For many consumers of modern media, there’s nothing quite as appealing as the combination of the hyper-technological with the antiquated equipment of the past. Post-apocalyptic worlds combine the mystery of the new with the blurred vision of the old, resulting in a miasmic mixture that attracts individuals of all genres. The success of gaming’s Fallout series, the silver screen’s Mad Max and 12 Monkeys, along with a whole host of celebrated books, only proves this point further.
While FUNimation’s Solty Rei is certainly set in this genre, more of the viewer’s attention will be riveted on the characters in the series rather than the world that they live in. The story behind Solty Rei derives its roots from a cataclysmic event known as the Blast Fall, which occurred twelve years prior to the unfolding of the anime. In the beginning of the series, viewers won’t really know much about this disaster except that it destroyed a vast chunk of the city, killed or maimed hundreds of thousands of citizens, and resulted in a number of children and adults with amnesia. Nobody knew why the Blast Fall happened. The viewpoint of Solty Rei focuses on one particular man, Roy Revant, a bounty hunter who lost his daughter, Rita, in the Blast Fall and has since searched every inch of the city – even its seedier elements – to try to find her.
After giving up hope, Roy’s life becomes little more than a chore until a girl – who turns out to be the Solty from the title – falls from the sky. Viewers quickly learn that Solty is more than just an ordinary girl; she survives a free fall of several thousand feet, can take out criminals with a single punch, and is generally awesome at everything she does•except cooking. Solty eventually gets inadvertently adopted by Roy and becomes his unwanted live-in daughter.
That sounds relatively simple and straightforward so far, right? All we need is an outside conflict and the story will be fairly intriguing. Unfortunately, the writers behind Solty Rei weren’t convinced that having two protagonists was enough, so they proceeded to add a third main character, Rose Anderson, into the mix. While I won’t give anything away, Rose plays a much larger part in the overall story than she deserves, taking the focus away from Solty and Roy, which is, in my opinion, a total shame.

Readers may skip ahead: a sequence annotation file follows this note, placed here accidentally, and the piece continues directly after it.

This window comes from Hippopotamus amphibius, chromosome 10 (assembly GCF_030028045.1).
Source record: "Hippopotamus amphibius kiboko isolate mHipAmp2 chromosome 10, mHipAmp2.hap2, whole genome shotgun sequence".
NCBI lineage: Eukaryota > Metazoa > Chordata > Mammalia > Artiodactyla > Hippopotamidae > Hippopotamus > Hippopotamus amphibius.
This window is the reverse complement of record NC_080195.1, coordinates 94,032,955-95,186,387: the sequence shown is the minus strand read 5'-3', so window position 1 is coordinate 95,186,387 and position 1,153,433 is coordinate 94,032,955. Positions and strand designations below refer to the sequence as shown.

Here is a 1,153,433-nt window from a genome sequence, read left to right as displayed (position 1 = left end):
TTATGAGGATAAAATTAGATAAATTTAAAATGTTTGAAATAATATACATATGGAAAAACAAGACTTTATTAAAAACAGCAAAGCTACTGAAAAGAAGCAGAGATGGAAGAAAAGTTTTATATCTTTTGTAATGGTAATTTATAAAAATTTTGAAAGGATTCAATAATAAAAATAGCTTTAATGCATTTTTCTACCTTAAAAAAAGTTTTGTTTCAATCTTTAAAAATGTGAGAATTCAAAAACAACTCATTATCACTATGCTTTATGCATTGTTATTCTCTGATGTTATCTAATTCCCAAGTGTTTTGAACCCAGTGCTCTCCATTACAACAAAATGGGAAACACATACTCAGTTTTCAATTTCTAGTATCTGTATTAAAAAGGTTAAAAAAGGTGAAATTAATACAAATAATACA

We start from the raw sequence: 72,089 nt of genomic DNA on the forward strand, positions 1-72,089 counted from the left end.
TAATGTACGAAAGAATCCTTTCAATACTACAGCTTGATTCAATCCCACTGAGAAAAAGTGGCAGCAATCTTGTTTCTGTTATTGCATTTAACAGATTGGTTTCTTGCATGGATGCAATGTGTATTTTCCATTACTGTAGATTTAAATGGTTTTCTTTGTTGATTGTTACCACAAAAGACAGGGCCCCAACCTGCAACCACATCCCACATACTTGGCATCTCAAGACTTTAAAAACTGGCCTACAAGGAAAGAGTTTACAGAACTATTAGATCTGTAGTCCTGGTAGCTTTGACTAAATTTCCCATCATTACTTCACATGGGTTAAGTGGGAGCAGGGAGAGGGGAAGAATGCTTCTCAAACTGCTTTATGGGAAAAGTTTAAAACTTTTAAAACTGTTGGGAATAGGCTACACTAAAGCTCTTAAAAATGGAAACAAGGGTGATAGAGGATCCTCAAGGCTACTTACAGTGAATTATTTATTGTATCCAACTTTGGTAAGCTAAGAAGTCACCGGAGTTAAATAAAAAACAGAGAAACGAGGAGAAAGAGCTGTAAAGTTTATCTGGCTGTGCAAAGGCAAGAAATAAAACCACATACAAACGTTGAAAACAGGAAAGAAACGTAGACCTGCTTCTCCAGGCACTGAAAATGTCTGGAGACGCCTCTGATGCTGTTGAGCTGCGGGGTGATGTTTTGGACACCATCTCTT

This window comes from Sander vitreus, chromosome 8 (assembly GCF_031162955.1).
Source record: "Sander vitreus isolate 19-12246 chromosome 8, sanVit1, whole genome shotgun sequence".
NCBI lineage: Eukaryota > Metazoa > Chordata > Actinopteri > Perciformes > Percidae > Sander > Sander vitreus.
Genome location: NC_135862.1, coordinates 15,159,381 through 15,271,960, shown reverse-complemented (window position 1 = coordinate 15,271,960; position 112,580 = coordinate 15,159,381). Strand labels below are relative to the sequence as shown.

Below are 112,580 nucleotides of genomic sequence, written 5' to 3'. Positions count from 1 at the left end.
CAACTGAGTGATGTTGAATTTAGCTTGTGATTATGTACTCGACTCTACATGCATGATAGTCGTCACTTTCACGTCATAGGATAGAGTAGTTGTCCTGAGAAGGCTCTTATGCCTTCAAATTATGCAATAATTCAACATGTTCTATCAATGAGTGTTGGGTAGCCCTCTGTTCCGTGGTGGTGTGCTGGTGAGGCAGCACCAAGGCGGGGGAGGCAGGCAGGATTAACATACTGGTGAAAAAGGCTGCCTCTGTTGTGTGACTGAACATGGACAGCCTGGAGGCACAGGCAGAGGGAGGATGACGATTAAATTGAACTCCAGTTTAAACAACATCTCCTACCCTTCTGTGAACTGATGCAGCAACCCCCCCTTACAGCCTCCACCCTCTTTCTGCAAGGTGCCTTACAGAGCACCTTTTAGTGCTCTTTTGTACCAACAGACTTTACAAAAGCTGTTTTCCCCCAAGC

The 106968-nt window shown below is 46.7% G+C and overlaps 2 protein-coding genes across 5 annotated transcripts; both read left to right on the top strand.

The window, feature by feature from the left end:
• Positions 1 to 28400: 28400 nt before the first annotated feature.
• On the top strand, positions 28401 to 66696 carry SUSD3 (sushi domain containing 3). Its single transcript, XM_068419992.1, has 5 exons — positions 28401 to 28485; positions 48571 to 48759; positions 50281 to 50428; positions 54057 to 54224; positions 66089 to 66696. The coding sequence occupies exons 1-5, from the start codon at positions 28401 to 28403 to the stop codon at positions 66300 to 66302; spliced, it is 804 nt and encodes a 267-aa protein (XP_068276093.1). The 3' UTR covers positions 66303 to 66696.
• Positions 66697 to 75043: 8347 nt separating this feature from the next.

The interactions between Solty and Roy are what this show is all about, and every time they interact on the screen you can’t help but feel the tortured emotions that plague Roy, or Solty’s need to feel acceptance from Roy in order to truly feel at home in their world. While I typically don’t favor English dubbing over subtitles, these particular subtitles were absolutely abhorrent and Christoper Sabat (who I fell in love with as Vegeta) and Carrie Savage do a tremendous job portraying their two leading characters with a variety of emotional range. Savage’s last few lines as Solty were absolutely astounding and really were a nice change of pace from her voicing throughout the rest of the series.
To me, Solty Rei is like one of those chocolate figurines you get for Easter or Christmas; there’s plenty of sugary goodness on the outside, but you’ll be disappointed when you take a bite only to discover that the inside of the figurine is filled with nothing but air. Solty Rei astounded me at first with its high animation standards, terrific effects, and well-integrated 3D models. The dubbing was incredibly well done and the story was heading in a nice direction with Solty and Roy being the center of attention. After the midway point of the series, however, the storyline became so lackluster that I had to force myself to continue watching. If not for the final episode, which was a nice reversion back to Solty and Roy’s trials and tribulations, I would’ve been left with a bad taste in my mouth.
Another complaint I have about the show – one that I often had to explain to my wife – is the ridiculous assortment of gratuitous shower scenes along with a dabbling of episodes completely devoted to the female anatomy. I’m all for ridiculously bouncing boobs or jiggling asses if that’s what the show is about, but the inclusion of these scenes in Solty Rei really wasn’t necessary and actually caused me to groan every time I could sense one coming.
Did Solty just get some dirt in her hair? Let’s go to the shower! Have we included the girls from R.U.C. in this episode? No? Let’s have •em take a shower together! While there is never anything that puts Solty Rei into the “Mature•bCrLf category of anime, there’s still plenty of cleavage, gyrating, and girl-hugging-girl action to entice any man that’s interested in cartoon females.
That said, I couldn’t help but wonder what audience Solty Rei is really aimed at. Breasts, butts, robots, and big guns all point me straight toward the guys, while the obvious assortment of strong lead females drives me back toward the girls.
Solty Rei excels at being a true two-headed monster. On one face is the most beautiful creature you’ve ever seen, but the other is so hideous that you have to look away. If you’re a fan of excellent animation and enjoy some gratuitous cleavage scenes tossed into your anime, you’ll fall head over heels in love with Solty Rei. But if you need a storyline that holds up over a full 24 episodes, then you may need to check out a different series or really get a good feel for what Solty Rei is about before you purchase this set. Priced at $69.98, this series isn’t going to come cheap, so make sure you know exactly what you’re getting into before plunking down your hard earned dollars.
©2005 GONZO / Solty Rock Project